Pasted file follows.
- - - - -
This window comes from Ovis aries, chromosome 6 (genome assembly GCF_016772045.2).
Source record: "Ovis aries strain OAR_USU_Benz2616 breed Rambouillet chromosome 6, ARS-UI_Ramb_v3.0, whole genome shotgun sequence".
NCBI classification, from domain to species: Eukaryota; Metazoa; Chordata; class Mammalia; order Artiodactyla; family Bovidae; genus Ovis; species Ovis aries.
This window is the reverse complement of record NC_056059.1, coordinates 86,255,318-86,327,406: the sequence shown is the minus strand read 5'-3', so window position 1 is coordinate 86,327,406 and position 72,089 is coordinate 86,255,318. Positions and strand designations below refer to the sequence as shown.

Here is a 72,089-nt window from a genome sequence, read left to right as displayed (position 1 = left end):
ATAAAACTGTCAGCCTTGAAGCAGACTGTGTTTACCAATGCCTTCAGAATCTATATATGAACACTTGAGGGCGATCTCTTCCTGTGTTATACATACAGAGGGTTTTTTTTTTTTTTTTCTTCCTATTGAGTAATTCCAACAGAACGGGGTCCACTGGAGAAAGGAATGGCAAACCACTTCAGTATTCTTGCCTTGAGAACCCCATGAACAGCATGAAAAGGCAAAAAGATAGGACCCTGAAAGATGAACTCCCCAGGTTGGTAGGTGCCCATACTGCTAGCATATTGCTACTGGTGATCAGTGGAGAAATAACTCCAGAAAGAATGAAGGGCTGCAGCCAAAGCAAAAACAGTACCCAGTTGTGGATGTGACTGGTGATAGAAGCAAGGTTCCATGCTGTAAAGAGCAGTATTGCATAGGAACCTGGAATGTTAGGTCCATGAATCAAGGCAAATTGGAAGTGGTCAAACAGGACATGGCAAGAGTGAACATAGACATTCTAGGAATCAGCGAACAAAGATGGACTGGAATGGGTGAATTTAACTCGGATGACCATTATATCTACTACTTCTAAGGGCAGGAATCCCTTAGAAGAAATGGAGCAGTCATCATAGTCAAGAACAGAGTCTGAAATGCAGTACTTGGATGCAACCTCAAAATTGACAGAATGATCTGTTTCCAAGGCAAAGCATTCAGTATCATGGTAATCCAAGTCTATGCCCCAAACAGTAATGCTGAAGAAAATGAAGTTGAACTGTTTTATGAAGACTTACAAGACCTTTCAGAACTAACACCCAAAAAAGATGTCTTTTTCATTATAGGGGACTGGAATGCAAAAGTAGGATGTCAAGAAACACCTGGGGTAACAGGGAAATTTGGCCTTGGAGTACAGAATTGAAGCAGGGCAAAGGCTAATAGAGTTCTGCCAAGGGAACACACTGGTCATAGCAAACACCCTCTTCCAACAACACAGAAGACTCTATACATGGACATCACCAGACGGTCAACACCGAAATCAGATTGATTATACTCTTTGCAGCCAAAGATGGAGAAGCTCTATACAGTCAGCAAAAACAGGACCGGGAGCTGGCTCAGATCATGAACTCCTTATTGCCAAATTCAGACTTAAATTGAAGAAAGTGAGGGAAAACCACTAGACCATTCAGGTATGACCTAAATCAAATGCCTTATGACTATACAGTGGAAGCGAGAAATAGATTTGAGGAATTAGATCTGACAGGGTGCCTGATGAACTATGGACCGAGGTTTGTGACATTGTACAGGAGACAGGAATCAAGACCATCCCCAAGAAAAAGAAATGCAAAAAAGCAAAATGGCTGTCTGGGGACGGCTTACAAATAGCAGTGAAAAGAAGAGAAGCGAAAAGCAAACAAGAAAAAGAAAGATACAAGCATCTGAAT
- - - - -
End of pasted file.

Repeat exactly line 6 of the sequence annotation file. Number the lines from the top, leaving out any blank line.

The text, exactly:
ATAAAACTGTCAGCCTTGAAGCAGACTGTGTTTACCAATGCCTTCAGAATCTATATATGAACACTTGAGGGCGATCTCTTCCTGTGTTATACATACAGAGGGTTTTTTTTTTTTTTTTCTTCCTATTGAGTAATTCCAACAGAACGGGGTCCACTGGAGAAAGGAATGGCAAACCACTTCAGTATTCTTGCCTTGAGAACCCCATGAACAGCATGAAAAGGCAAAAAGATAGGACCCTGAAAGATGAACTCCCCAGGTTGGTAGGTGCCCATACTGCTAGCATATTGCTACTGGTGATCAGTGGAGAAATAACTCCAGAAAGAATGAAGGGCTGCAGCCAAAGCAAAAACAGTACCCAGTTGTGGATGTGACTGGTGATAGAAGCAAGGTTCCATGCTGTAAAGAGCAGTATTGCATAGGAACCTGGAATGTTAGGTCCATGAATCAAGGCAAATTGGAAGTGGTCAAACAGGACATGGCAAGAGTGAACATAGACATTCTAGGAATCAGCGAACAAAGATGGACTGGAATGGGTGAATTTAACTCGGATGACCATTATATCTACTACTTCTAAGGGCAGGAATCCCTTAGAAGAAATGGAGCAGTCATCATAGTCAAGAACAGAGTCTGAAATGCAGTACTTGGATGCAACCTCAAAATTGACAGAATGATCTGTTTCCAAGGCAAAGCATTCAGTATCATGGTAATCCAAGTCTATGCCCCAAACAGTAATGCTGAAGAAAATGAAGTTGAACTGTTTTATGAAGACTTACAAGACCTTTCAGAACTAACACCCAAAAAAGATGTCTTTTTCATTATAGGGGACTGGAATGCAAAAGTAGGATGTCAAGAAACACCTGGGGTAACAGGGAAATTTGGCCTTGGAGTACAGAATTGAAGCAGGGCAAAGGCTAATAGAGTTCTGCCAAGGGAACACACTGGTCATAGCAAACACCCTCTTCCAACAACACAGAAGACTCTATACATGGACATCACCAGACGGTCAACACCGAAATCAGATTGATTATACTCTTTGCAGCCAAAGATGGAGAAGCTCTATACAGTCAGCAAAAACAGGACCGGGAGCTGGCTCAGATCATGAACTCCTTATTGCCAAATTCAGACTTAAATTGAAGAAAGTGAGGGAAAACCACTAGACCATTCAGGTATGACCTAAATCAAATGCCTTATGACTATACAGTGGAAGCGAGAAATAGATTTGAGGAATTAGATCTGACAGGGTGCCTGATGAACTATGGACCGAGGTTTGTGACATTGTACAGGAGACAGGAATCAAGACCATCCCCAAGAAAAAGAAATGCAAAAAAGCAAAATGGCTGTCTGGGGACGGCTTACAAATAGCAGTGAAAAGAAGAGAAGCGAAAAGCAAACAAGAAAAAGAAAGATACAAGCATCTGAAT